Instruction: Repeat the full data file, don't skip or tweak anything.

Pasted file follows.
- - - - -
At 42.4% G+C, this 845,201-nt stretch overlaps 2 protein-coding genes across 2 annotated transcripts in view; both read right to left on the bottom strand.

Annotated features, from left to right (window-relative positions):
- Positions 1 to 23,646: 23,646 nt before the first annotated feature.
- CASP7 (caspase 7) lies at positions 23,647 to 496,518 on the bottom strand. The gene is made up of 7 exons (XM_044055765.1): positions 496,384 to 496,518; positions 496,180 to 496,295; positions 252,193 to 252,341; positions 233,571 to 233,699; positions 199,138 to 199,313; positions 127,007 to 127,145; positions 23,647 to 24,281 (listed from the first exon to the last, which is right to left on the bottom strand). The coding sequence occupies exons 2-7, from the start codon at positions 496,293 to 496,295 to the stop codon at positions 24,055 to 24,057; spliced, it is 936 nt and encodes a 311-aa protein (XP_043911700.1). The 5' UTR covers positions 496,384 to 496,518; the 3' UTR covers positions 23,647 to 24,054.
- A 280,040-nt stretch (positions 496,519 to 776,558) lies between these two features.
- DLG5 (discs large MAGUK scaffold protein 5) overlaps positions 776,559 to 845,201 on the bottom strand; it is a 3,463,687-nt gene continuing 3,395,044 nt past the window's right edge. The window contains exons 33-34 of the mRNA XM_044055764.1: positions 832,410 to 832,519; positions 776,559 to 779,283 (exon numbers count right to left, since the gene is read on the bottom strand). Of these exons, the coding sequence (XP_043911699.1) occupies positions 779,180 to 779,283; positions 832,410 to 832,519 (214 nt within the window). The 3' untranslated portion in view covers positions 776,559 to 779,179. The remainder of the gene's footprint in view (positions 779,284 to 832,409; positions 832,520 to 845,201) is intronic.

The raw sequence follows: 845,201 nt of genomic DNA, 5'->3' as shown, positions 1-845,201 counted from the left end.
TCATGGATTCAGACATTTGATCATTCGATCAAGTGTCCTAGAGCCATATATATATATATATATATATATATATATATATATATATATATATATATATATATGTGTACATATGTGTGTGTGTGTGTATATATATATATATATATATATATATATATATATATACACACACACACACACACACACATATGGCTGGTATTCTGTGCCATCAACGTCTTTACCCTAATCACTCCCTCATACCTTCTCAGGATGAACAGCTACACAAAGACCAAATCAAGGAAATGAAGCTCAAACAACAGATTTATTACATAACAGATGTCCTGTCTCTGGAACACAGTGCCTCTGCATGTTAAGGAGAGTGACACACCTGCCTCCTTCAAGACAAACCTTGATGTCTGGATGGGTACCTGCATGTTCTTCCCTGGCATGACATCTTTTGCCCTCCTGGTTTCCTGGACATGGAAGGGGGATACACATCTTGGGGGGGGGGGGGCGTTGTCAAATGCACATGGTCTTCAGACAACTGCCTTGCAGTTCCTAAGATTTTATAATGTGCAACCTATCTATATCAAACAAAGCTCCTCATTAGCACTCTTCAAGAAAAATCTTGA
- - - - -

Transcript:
At 42.4% G+C, this 845,201-nt stretch overlaps 2 protein-coding genes across 2 annotated transcripts in view; both read right to left on the bottom strand.

Annotated features, from left to right (window-relative positions):
- Positions 1 to 23,646: 23,646 nt before the first annotated feature.
- CASP7 (caspase 7) lies at positions 23,647 to 496,518 on the bottom strand. The gene is made up of 7 exons (XM_044055765.1): positions 496,384 to 496,518; positions 496,180 to 496,295; positions 252,193 to 252,341; positions 233,571 to 233,699; positions 199,138 to 199,313; positions 127,007 to 127,145; positions 23,647 to 24,281 (listed from the first exon to the last, which is right to left on the bottom strand). The coding sequence occupies exons 2-7, from the start codon at positions 496,293 to 496,295 to the stop codon at positions 24,055 to 24,057; spliced, it is 936 nt and encodes a 311-aa protein (XP_043911700.1). The 5' UTR covers positions 496,384 to 496,518; the 3' UTR covers positions 23,647 to 24,054.
- A 280,040-nt stretch (positions 496,519 to 776,558) lies between these two features.
- DLG5 (discs large MAGUK scaffold protein 5) overlaps positions 776,559 to 845,201 on the bottom strand; it is a 3,463,687-nt gene continuing 3,395,044 nt past the window's right edge. The window contains exons 33-34 of the mRNA XM_044055764.1: positions 832,410 to 832,519; positions 776,559 to 779,283 (exon numbers count right to left, since the gene is read on the bottom strand). Of these exons, the coding sequence (XP_043911699.1) occupies positions 779,180 to 779,283; positions 832,410 to 832,519 (214 nt within the window). The 3' untranslated portion in view covers positions 776,559 to 779,179. The remainder of the gene's footprint in view (positions 779,284 to 832,409; positions 832,520 to 845,201) is intronic.

The raw sequence follows: 845,201 nt of genomic DNA, 5'->3' as shown, positions 1-845,201 counted from the left end.
TCATGGATTCAGACATTTGATCATTCGATCAAGTGTCCTAGAGCCATATATATATATATATATATATATATATATATATATATATATATATATATATATATGTGTACATATGTGTGTGTGTGTGTATATATATATATATATATATATATATATATATATATACACACACACACACACACACACATATGGCTGGTATTCTGTGCCATCAACGTCTTTACCCTAATCACTCCCTCATACCTTCTCAGGATGAACAGCTACACAAAGACCAAATCAAGGAAATGAAGCTCAAACAACAGATTTATTACATAACAGATGTCCTGTCTCTGGAACACAGTGCCTCTGCATGTTAAGGAGAGTGACACACCTGCCTCCTTCAAGACAAACCTTGATGTCTGGATGGGTACCTGCATGTTCTTCCCTGGCATGACATCTTTTGCCCTCCTGGTTTCCTGGACATGGAAGGGGGATACACATCTTGGGGGGGGGGGGGCGTTGTCAAATGCACATGGTCTTCAGACAACTGCCTTGCAGTTCCTAAGATTTTATAATGTGCAACCTATCTATATCAAACAAAGCTCCTCATTAGCACTCTTCAAGAAAAATCTTGA